Based on an old Ben Hecht story, "I Hate Actors!" is a very funny little spoof of Hollywood during the so-called "Golden Age."

The odd twist here is that this is a French film, and it's more than a little disconcerting at first to see all these Hollywood '40s stereotypes speaking French. (This is also a movie that tests your speed-reading skills - it's very talky and therefore loaded with subtitles.)That aside, there are some wonderfully wry moments as a film studio tries to finish its latest romantic action epic - "Sons of Destiny" - which they keep assuring each other will be greater than "Gone With the Wind," but which is unfortunately interrupted by the untimely deaths of several of the film's players during the course of filming.

The story has the film community in an uproar as the murders go unsolved, ultimately with the screenwriter of "Sons of Destiny" teaming up with a newspaper reporter to crack the case. (One very funny bit has the studio head pulling together a room full of mystery writers to try to figure out why the murders are happening.)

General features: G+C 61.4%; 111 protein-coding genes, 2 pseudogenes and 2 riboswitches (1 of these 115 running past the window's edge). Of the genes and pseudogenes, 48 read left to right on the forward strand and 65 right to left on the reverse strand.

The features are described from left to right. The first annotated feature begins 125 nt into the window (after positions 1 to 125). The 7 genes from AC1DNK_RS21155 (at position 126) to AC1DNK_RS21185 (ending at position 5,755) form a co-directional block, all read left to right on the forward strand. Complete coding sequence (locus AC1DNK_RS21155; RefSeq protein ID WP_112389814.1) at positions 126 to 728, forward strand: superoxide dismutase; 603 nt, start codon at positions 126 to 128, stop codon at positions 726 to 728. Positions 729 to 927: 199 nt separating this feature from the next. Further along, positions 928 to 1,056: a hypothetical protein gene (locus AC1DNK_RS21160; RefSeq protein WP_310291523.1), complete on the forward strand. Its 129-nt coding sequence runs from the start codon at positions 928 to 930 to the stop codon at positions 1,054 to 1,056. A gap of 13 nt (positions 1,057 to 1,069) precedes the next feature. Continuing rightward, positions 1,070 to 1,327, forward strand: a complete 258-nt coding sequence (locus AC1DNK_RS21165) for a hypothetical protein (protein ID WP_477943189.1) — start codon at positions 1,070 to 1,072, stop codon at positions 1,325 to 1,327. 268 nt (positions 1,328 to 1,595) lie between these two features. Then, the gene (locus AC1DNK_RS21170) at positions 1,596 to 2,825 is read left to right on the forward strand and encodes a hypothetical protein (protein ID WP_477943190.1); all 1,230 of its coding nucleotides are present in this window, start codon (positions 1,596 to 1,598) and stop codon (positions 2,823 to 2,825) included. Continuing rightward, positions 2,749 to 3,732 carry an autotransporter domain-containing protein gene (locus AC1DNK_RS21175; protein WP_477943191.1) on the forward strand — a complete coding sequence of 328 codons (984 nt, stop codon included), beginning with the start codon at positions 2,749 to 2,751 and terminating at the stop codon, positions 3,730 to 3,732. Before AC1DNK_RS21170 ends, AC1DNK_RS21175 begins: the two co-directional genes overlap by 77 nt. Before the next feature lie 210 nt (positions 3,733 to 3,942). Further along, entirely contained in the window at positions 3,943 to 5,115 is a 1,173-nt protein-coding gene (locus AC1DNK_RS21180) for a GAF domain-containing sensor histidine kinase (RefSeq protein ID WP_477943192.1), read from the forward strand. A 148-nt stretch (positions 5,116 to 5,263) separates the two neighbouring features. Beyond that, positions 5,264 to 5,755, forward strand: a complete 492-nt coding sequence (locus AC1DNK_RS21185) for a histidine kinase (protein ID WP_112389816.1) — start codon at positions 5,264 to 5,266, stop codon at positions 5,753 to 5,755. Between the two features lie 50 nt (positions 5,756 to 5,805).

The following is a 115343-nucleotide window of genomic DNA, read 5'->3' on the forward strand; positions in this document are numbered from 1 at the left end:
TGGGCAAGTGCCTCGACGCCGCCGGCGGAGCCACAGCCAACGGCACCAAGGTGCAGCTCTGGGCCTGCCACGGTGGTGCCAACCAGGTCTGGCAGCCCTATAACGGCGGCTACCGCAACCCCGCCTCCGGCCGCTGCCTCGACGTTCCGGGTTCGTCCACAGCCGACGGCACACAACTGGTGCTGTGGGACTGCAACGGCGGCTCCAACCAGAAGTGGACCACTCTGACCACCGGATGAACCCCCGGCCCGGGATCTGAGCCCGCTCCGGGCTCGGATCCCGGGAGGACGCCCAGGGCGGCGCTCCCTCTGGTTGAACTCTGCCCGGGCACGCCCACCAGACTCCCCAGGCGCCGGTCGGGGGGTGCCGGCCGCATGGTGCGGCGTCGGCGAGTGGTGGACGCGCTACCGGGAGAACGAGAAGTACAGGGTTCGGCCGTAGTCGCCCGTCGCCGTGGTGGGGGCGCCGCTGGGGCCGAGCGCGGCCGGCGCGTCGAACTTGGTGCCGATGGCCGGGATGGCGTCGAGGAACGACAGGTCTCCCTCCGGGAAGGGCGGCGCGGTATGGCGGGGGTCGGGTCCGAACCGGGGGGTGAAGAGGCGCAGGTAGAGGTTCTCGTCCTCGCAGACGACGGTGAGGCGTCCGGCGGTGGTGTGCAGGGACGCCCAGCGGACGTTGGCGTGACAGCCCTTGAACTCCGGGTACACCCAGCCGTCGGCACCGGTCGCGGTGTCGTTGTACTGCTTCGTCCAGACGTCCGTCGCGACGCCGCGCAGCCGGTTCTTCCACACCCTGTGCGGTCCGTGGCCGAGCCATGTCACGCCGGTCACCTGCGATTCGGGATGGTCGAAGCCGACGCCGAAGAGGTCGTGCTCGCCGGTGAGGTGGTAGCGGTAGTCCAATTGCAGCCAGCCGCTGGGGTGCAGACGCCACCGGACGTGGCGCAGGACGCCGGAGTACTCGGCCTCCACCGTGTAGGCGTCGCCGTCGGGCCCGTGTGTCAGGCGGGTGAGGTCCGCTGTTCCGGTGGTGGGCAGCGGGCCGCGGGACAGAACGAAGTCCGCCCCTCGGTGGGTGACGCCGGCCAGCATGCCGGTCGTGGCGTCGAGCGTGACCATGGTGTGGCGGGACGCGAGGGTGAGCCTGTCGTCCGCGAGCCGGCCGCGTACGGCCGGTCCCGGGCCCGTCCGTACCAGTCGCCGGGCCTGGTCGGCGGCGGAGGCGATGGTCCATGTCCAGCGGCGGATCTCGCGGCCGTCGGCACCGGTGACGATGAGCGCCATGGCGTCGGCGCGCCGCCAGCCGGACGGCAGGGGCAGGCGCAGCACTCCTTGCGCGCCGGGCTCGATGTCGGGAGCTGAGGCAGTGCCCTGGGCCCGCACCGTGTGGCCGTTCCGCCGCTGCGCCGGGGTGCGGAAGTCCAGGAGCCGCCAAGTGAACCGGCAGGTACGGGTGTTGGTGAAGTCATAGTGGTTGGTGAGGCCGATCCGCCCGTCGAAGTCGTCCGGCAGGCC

But that cursory summary is hardly enough to prepare you for what "I Hate Actors!" has to offer in the way of style, at once sending up and paying homage to Hollywood's heyday.

The film begins with a color prologue, which is the setup for the hilarious epilogue, also in color. But the bulk of the film is in black and white as we meet the characters who populate Ben Hecht's Hollywood.

The ensemble cast includes a number of well-known French actors, with most of the focus on high-powered agent Orlando Higgens (Jean Poiret) and young New York writer Dan Korman (Patrick Floersheim), whose new screenplay, "Sons of Destiny," is about to commence filming. Others who figure prominently are studio head J.B. Cobb (Bernard Blier), clearly patterned after Louis B. Mayer; the film's hyper director Hercule Potnik (Wojtek Pszoniak); the film's stars Dennis Wilde (Yan Epstein), Elvina Bliss (Pauline Lafont) and John Paul Jones (Mike Marshall); and, once the murders begin, the chief investigator (Guy Marchand).

These characters and their knockabout interactions, along with the rapid-fire Howard Hawks-style delivery of their dialogue, make "I Hate Actors!" a charming romp that offers a lot of laughs, especially for film buffs.

"I Hate Actors!" is rated PG for violence and profanity.